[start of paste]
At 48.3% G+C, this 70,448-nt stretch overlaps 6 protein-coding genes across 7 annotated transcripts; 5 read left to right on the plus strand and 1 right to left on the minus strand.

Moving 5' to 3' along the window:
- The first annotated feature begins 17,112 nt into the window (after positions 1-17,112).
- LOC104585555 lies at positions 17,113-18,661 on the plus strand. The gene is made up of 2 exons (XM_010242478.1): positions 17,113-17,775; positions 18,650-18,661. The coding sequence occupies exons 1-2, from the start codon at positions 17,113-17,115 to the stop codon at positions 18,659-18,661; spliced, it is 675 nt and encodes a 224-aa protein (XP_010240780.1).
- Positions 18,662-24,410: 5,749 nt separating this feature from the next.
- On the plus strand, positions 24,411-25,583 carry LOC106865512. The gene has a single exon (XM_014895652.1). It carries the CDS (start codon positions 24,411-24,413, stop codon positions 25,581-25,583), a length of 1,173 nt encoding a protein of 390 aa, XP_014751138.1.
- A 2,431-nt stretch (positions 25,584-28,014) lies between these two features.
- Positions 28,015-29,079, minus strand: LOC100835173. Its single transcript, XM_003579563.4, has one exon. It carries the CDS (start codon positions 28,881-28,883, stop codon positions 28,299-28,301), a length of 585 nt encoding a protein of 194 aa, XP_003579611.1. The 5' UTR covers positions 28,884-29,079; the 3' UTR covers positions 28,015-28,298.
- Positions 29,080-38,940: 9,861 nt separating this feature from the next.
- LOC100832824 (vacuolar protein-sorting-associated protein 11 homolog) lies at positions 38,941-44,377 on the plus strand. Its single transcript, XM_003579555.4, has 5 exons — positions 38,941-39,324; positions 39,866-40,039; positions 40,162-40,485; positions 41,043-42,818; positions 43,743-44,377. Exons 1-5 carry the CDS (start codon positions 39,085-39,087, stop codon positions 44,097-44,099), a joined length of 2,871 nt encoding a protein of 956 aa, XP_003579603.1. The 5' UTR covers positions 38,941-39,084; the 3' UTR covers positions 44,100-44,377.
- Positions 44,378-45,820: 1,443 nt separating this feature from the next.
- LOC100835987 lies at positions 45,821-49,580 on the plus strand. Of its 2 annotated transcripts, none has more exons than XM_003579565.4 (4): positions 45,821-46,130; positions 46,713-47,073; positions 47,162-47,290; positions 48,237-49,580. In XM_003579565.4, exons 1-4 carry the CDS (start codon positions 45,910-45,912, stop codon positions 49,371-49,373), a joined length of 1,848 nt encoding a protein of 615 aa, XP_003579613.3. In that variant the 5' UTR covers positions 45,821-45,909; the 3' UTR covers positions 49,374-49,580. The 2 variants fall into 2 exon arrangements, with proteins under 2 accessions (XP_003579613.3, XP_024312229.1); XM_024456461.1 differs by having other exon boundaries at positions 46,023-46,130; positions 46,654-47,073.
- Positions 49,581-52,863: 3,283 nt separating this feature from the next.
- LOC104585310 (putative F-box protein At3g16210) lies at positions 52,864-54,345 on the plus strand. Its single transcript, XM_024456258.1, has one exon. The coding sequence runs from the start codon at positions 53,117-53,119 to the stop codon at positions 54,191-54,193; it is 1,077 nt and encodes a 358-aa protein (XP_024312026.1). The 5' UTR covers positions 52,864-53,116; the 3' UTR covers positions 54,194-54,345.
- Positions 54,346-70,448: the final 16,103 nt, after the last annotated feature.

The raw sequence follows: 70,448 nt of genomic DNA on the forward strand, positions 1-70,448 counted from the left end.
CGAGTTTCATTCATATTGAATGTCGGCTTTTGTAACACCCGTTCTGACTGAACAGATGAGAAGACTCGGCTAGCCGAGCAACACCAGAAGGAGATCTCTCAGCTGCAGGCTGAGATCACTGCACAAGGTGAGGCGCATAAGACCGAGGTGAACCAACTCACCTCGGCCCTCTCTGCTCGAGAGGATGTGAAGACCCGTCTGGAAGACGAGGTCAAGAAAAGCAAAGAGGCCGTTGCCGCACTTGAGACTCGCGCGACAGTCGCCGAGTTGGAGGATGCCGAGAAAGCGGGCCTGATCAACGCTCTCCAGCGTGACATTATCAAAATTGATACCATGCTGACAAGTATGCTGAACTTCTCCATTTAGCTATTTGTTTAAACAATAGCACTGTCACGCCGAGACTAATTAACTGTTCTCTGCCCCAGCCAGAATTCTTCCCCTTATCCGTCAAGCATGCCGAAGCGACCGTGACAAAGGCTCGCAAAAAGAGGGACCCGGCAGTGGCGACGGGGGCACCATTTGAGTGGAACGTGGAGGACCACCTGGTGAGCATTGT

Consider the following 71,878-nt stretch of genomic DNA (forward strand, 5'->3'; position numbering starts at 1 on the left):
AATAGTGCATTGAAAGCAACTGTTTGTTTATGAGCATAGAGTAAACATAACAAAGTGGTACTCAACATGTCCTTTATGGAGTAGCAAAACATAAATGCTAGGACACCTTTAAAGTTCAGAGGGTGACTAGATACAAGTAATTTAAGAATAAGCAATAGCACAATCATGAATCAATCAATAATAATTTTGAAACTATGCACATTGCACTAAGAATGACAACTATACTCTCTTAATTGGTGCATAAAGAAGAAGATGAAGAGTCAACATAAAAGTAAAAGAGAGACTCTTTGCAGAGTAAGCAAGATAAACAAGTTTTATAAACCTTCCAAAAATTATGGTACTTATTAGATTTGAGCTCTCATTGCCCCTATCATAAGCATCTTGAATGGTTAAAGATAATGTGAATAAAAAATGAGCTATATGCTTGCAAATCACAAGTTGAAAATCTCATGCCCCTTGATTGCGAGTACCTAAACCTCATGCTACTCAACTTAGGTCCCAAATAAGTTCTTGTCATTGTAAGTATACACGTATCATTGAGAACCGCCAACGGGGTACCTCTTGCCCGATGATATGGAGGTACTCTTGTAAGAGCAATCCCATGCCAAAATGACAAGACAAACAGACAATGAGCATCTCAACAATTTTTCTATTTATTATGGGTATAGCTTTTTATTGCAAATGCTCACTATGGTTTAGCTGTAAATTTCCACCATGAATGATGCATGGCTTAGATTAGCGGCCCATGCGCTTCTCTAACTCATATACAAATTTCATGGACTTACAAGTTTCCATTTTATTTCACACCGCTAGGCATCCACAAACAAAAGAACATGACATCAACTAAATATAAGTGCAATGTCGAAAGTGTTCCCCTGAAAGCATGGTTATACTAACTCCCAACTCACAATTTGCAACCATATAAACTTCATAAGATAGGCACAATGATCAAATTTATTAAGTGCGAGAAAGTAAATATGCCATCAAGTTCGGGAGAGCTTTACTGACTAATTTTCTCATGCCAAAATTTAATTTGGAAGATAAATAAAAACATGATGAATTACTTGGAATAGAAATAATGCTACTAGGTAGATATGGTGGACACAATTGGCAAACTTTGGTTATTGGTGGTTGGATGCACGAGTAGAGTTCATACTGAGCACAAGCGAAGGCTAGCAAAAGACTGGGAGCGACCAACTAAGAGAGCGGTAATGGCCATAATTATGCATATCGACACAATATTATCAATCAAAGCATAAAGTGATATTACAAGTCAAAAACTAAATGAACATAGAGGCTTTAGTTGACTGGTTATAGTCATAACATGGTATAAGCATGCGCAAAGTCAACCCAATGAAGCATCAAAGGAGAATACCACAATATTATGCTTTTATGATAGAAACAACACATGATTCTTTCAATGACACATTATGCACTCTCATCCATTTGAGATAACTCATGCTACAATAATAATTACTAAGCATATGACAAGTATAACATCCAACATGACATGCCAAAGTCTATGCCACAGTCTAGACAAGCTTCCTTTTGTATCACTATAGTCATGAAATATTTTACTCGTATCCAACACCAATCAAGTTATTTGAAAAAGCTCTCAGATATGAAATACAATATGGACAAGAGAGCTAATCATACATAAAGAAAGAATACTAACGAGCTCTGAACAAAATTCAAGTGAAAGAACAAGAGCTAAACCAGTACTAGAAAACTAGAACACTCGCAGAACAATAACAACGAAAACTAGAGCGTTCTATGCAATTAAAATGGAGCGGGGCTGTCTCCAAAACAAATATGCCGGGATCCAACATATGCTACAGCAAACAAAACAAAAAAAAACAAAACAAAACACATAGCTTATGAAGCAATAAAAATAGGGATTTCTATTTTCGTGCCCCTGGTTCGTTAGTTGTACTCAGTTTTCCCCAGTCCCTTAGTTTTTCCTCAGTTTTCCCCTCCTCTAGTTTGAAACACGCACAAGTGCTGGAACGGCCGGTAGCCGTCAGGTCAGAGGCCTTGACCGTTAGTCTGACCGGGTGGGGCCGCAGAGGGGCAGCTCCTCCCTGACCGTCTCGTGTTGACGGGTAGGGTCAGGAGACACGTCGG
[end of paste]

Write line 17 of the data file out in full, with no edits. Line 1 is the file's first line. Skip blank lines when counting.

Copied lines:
CGAGTTTCATTCATATTGAATGTCGGCTTTTGTAACACCCGTTCTGACTGAACAGATGAGAAGACTCGGCTAGCCGAGCAACACCAGAAGGAGATCTCTCAGCTGCAGGCTGAGATCACTGCACAAGGTGAGGCGCATAAGACCGAGGTGAACCAACTCACCTCGGCCCTCTCTGCTCGAGAGGATGTGAAGACCCGTCTGGAAGACGAGGTCAAGAAAAGCAAAGAGGCCGTTGCCGCACTTGAGACTCGCGCGACAGTCGCCGAGTTGGAGGATGCCGAGAAAGCGGGCCTGATCAACGCTCTCCAGCGTGACATTATCAAAATTGATACCATGCTGACAAGTATGCTGAACTTCTCCATTTAGCTATTTGTTTAAACAATAGCACTGTCACGCCGAGACTAATTAACTGTTCTCTGCCCCAGCCAGAATTCTTCCCCTTATCCGTCAAGCATGCCGAAGCGACCGTGACAAAGGCTCGCAAAAAGAGGGACCCGGCAGTGGCGACGGGGGCACCATTTGAGTGGAACGTGGAGGACCACCTGGTGAGCATTGT